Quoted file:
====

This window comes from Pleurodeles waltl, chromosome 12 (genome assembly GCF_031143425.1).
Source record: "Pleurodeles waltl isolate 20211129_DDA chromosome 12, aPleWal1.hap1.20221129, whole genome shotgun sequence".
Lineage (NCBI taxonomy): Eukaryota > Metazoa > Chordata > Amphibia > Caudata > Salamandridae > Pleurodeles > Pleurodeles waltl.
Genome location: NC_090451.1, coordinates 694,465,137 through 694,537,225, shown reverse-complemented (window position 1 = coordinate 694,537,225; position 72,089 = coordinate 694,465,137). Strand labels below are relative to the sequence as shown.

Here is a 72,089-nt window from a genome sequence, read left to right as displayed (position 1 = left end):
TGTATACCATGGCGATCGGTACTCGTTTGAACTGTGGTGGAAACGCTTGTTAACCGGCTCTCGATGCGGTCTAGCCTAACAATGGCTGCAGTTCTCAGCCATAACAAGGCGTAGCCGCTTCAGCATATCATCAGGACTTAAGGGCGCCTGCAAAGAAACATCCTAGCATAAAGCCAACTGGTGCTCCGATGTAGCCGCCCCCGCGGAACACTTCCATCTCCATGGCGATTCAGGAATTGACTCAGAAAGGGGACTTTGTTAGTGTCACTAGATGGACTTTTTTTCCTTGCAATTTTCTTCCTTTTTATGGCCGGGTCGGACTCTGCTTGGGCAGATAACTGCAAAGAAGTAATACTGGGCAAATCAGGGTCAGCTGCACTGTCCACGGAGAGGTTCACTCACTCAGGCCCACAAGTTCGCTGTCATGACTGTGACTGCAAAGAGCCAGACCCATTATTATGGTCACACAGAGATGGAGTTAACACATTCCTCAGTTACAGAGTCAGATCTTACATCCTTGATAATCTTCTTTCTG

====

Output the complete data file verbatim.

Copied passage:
This window comes from Pleurodeles waltl, chromosome 12 (genome assembly GCF_031143425.1).
Source record: "Pleurodeles waltl isolate 20211129_DDA chromosome 12, aPleWal1.hap1.20221129, whole genome shotgun sequence".
Lineage (NCBI taxonomy): Eukaryota > Metazoa > Chordata > Amphibia > Caudata > Salamandridae > Pleurodeles > Pleurodeles waltl.
Genome location: NC_090451.1, coordinates 694,465,137 through 694,537,225, shown reverse-complemented (window position 1 = coordinate 694,537,225; position 72,089 = coordinate 694,465,137). Strand labels below are relative to the sequence as shown.

Here is a 72,089-nt window from a genome sequence, read left to right as displayed (position 1 = left end):
TGTATACCATGGCGATCGGTACTCGTTTGAACTGTGGTGGAAACGCTTGTTAACCGGCTCTCGATGCGGTCTAGCCTAACAATGGCTGCAGTTCTCAGCCATAACAAGGCGTAGCCGCTTCAGCATATCATCAGGACTTAAGGGCGCCTGCAAAGAAACATCCTAGCATAAAGCCAACTGGTGCTCCGATGTAGCCGCCCCCGCGGAACACTTCCATCTCCATGGCGATTCAGGAATTGACTCAGAAAGGGGACTTTGTTAGTGTCACTAGATGGACTTTTTTTCCTTGCAATTTTCTTCCTTTTTATGGCCGGGTCGGACTCTGCTTGGGCAGATAACTGCAAAGAAGTAATACTGGGCAAATCAGGGTCAGCTGCACTGTCCACGGAGAGGTTCACTCACTCAGGCCCACAAGTTCGCTGTCATGACTGTGACTGCAAAGAGCCAGACCCATTATTATGGTCACACAGAGATGGAGTTAACACATTCCTCAGTTACAGAGTCAGATCTTACATCCTTGATAATCTTCTTTCTG